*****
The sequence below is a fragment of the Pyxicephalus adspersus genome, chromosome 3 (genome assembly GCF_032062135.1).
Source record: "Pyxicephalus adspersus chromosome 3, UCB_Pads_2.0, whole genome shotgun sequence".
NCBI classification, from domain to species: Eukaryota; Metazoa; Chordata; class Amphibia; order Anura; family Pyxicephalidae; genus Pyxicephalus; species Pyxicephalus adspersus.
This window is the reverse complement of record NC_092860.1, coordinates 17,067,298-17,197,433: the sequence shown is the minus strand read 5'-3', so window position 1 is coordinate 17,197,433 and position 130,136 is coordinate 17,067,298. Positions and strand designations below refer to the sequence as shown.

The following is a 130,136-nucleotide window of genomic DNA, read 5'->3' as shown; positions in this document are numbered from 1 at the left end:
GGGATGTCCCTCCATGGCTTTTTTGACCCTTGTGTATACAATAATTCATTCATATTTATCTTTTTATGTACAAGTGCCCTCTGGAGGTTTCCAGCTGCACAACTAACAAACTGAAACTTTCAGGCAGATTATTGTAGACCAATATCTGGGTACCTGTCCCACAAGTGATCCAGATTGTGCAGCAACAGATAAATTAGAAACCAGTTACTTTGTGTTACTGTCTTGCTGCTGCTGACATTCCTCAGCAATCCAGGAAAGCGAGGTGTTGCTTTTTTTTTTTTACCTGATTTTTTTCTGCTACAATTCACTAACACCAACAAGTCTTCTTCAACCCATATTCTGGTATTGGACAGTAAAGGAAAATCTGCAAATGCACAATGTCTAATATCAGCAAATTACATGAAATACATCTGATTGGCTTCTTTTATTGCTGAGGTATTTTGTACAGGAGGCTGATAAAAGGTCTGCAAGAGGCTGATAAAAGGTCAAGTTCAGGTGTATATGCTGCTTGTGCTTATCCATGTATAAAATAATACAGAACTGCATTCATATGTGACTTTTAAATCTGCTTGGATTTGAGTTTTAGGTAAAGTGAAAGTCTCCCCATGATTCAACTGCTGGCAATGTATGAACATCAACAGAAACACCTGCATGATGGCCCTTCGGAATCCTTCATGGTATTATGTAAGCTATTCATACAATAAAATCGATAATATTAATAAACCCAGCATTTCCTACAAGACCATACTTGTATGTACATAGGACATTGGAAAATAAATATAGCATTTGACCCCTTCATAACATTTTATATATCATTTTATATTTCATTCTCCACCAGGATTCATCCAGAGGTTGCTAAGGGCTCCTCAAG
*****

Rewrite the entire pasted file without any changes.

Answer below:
The sequence below is a fragment of the Pyxicephalus adspersus genome, chromosome 3 (genome assembly GCF_032062135.1).
Source record: "Pyxicephalus adspersus chromosome 3, UCB_Pads_2.0, whole genome shotgun sequence".
NCBI classification, from domain to species: Eukaryota; Metazoa; Chordata; class Amphibia; order Anura; family Pyxicephalidae; genus Pyxicephalus; species Pyxicephalus adspersus.
This window is the reverse complement of record NC_092860.1, coordinates 17,067,298-17,197,433: the sequence shown is the minus strand read 5'-3', so window position 1 is coordinate 17,197,433 and position 130,136 is coordinate 17,067,298. Positions and strand designations below refer to the sequence as shown.

The following is a 130,136-nucleotide window of genomic DNA, read 5'->3' as shown; positions in this document are numbered from 1 at the left end:
GGGATGTCCCTCCATGGCTTTTTTGACCCTTGTGTATACAATAATTCATTCATATTTATCTTTTTATGTACAAGTGCCCTCTGGAGGTTTCCAGCTGCACAACTAACAAACTGAAACTTTCAGGCAGATTATTGTAGACCAATATCTGGGTACCTGTCCCACAAGTGATCCAGATTGTGCAGCAACAGATAAATTAGAAACCAGTTACTTTGTGTTACTGTCTTGCTGCTGCTGACATTCCTCAGCAATCCAGGAAAGCGAGGTGTTGCTTTTTTTTTTTTACCTGATTTTTTTCTGCTACAATTCACTAACACCAACAAGTCTTCTTCAACCCATATTCTGGTATTGGACAGTAAAGGAAAATCTGCAAATGCACAATGTCTAATATCAGCAAATTACATGAAATACATCTGATTGGCTTCTTTTATTGCTGAGGTATTTTGTACAGGAGGCTGATAAAAGGTCTGCAAGAGGCTGATAAAAGGTCAAGTTCAGGTGTATATGCTGCTTGTGCTTATCCATGTATAAAATAATACAGAACTGCATTCATATGTGACTTTTAAATCTGCTTGGATTTGAGTTTTAGGTAAAGTGAAAGTCTCCCCATGATTCAACTGCTGGCAATGTATGAACATCAACAGAAACACCTGCATGATGGCCCTTCGGAATCCTTCATGGTATTATGTAAGCTATTCATACAATAAAATCGATAATATTAATAAACCCAGCATTTCCTACAAGACCATACTTGTATGTACATAGGACATTGGAAAATAAATATAGCATTTGACCCCTTCATAACATTTTATATATCATTTTATATTTCATTCTCCACCAGGATTCATCCAGAGGTTGCTAAGGGCTCCTCAAG